Ever since its announcement, the buzz around EA's SKATE has been very high and positive. As soo as the first wave of media rolled out, you could instantly see the attention to detail behind the game and you quickly begin to appreciate its authenticity. We've played SKATE briefly before, but now we have a deeper hands-on look available to us.
What I absolutely love about SKATE is how awesome the stages are. The skate parks are just so well put together that the game almost looks like an amusement park for skaters. While the area is one seamless world, you aren't forced to skate back and forth, so you can teleport to specific locations via a train station feature, keeping the tedium to a minimum. And while the look of the game is quite realistic, the parks will also demonstrate some fantasy in their design.
The demo starts out simple, you first have to complete a set of training tasks. So the game will explain the usage of the Flickit controls, using the right analog stick to jump and flip your board. Once you complete that, you'll go into learning how to kick/push for speed, how to pull off grabs, twists, grinds, and ollying onto a platform. The exercises are basic, and you may struggle with them initially, due to the drastically different control schemes between SKATE and Tony Hawk.
Give SKATE some time, and you'll quickly realize that it may very well be the most ideal skateboarding experience to date. The realism in its gameplay sets it apart from anything out there, and to those who have grown tired of the same old Tony Hawk routine will find solace in SKATE's unparalleled fluidity. To understand SKATE, you have to have some understanding of skateboarding in general. Essentially, the game is physics based. So, you may never perform a 1080 in SKATE, unless there's a course or jump in the game that allows you to.
You can't grind for 15 minutes either, so forget all of that. Skating will consist of you using the X or Square button to kick/push (each button controls a different leg). Tricks are performed using the right analog stick and the trigger buttons. Want to ollie? Flick the stick down and up; aim an ollie as you're approaching a rail, and you'll perform a grind. Moreover, if in mid-air you're angling your skater forward, the grind will be a lip-grind and if you angle him sideways, the grind will become a frontside boardslide. So as you can see, physics will be what you rely on in order to pull off certain types of moves.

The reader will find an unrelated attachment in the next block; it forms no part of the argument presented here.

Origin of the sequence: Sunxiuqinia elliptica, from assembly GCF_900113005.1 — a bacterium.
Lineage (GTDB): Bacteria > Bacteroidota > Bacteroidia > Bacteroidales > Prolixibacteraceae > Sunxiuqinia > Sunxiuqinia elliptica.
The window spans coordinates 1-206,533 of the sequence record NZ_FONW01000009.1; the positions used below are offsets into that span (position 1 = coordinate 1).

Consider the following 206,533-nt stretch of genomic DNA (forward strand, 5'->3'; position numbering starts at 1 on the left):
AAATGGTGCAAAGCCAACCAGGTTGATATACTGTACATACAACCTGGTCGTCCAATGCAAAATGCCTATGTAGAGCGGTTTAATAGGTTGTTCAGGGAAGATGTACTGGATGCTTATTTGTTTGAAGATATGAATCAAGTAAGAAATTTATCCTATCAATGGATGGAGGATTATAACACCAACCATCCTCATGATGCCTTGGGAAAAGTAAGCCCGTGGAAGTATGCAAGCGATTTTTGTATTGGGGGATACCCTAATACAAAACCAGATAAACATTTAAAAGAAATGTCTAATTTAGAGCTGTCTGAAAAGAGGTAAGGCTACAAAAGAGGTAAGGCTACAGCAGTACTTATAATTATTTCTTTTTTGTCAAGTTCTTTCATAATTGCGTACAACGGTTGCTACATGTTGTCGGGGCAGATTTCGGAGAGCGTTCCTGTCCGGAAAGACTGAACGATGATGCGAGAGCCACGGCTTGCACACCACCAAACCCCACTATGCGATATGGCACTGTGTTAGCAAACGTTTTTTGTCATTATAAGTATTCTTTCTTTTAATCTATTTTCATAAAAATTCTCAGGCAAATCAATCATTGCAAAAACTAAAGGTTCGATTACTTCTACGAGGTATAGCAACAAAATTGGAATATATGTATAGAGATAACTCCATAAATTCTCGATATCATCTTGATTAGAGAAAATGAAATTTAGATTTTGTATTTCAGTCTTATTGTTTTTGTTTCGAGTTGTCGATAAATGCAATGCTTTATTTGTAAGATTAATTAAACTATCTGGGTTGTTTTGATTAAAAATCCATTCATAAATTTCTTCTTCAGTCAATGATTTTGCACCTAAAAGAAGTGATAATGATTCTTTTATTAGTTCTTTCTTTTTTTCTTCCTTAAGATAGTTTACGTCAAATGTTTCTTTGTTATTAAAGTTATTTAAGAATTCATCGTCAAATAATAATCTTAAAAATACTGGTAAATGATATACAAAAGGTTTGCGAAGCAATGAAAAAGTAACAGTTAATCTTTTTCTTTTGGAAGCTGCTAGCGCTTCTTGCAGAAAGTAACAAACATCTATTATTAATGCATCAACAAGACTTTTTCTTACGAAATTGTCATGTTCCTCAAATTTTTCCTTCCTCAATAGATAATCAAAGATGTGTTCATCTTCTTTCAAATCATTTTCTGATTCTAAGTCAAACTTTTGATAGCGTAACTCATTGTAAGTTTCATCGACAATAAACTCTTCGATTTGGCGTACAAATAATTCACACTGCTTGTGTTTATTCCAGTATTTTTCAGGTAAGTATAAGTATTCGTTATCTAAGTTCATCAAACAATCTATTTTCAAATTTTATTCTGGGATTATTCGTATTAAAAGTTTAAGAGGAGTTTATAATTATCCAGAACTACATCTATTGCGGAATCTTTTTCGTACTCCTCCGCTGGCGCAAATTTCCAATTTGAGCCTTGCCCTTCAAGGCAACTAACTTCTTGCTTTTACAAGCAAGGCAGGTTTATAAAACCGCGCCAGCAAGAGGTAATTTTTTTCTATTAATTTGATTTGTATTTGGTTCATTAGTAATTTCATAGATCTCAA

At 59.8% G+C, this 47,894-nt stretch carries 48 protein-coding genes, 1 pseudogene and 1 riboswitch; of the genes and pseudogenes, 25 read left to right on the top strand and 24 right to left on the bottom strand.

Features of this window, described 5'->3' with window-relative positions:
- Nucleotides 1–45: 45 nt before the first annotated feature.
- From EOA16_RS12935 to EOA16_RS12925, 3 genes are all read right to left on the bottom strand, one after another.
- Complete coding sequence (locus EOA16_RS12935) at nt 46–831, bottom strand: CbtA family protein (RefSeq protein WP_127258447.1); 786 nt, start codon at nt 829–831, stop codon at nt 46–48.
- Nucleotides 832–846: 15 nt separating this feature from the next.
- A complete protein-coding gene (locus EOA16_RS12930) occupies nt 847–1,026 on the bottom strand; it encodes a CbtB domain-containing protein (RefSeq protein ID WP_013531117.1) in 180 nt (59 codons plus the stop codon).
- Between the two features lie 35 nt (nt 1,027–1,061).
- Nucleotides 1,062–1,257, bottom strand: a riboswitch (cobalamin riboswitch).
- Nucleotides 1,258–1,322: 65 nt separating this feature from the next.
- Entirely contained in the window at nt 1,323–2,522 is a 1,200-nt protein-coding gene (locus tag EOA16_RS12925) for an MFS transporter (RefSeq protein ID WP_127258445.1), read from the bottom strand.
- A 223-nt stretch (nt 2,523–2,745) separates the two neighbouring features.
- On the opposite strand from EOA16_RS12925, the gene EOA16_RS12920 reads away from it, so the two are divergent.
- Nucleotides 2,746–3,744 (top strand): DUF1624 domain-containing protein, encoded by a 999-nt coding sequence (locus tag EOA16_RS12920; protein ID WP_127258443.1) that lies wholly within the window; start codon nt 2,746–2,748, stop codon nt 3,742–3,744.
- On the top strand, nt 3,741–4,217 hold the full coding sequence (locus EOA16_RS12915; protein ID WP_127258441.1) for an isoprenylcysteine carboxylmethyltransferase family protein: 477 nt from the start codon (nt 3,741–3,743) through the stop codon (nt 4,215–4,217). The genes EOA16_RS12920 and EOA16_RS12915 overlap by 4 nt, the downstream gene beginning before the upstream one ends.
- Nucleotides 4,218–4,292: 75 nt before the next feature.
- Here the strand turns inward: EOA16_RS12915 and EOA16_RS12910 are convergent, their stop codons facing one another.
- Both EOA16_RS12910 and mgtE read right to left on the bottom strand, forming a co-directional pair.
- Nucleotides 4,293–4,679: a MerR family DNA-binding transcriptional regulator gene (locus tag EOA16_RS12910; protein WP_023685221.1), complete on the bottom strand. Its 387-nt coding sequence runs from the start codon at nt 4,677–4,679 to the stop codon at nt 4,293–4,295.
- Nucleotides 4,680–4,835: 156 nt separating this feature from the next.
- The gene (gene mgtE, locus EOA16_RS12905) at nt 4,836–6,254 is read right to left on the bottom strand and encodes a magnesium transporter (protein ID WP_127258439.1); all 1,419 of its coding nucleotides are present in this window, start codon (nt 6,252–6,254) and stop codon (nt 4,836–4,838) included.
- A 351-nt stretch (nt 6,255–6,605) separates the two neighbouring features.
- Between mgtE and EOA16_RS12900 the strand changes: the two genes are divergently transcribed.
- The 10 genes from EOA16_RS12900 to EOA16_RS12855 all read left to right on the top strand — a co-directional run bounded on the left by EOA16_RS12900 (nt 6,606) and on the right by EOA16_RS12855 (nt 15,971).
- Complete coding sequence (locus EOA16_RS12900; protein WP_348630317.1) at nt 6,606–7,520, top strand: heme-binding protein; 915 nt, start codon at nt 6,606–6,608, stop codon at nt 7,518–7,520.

Part of SKATE's appeal is that completing a trick really feels satisfying. It's a great feeling, just as it is in real life, because SKATE requires you to put some effort into each trick. There's a thought process involved, where you'll find yourself thinking "okay, how much jumping distance do I need in order to land that rail". It's the first extreme sports game that doesn't hold you by the hand and fixes everyone of your mistakes, and I think fans will really love it.
As far as visuals go, believe the hype. SKATE is easily the best looking skateboarding game. Everything about it is stupendous and frivolously detailed, from the skate park and its textures, to the skaters, right down to the animations. Because SKATE is set on realism, its animations are bar-none some of the nicest out there. Skaters react to situations and impacts very well, and more importantly, the tricks and transitions between tricks look splendid. You won't find any choppiness here, SKATE is all sorts of awesome.
It's an especially impressive game when you consider that when its first screens were revealed, people were quick to write them off as concept renders. The game's framerate is great, with a few very minor hiccups here and there, but that should be all resolved for the final build. Lastly, yes, the picture clarity is as smooth as it looks in the screenshots. There's tons of anti-aliasing being used, so you won't find jags here.
SKATE is fast approaching release, and you'd be better getting yourself a copy.
9/21/2007 Arnold Katayev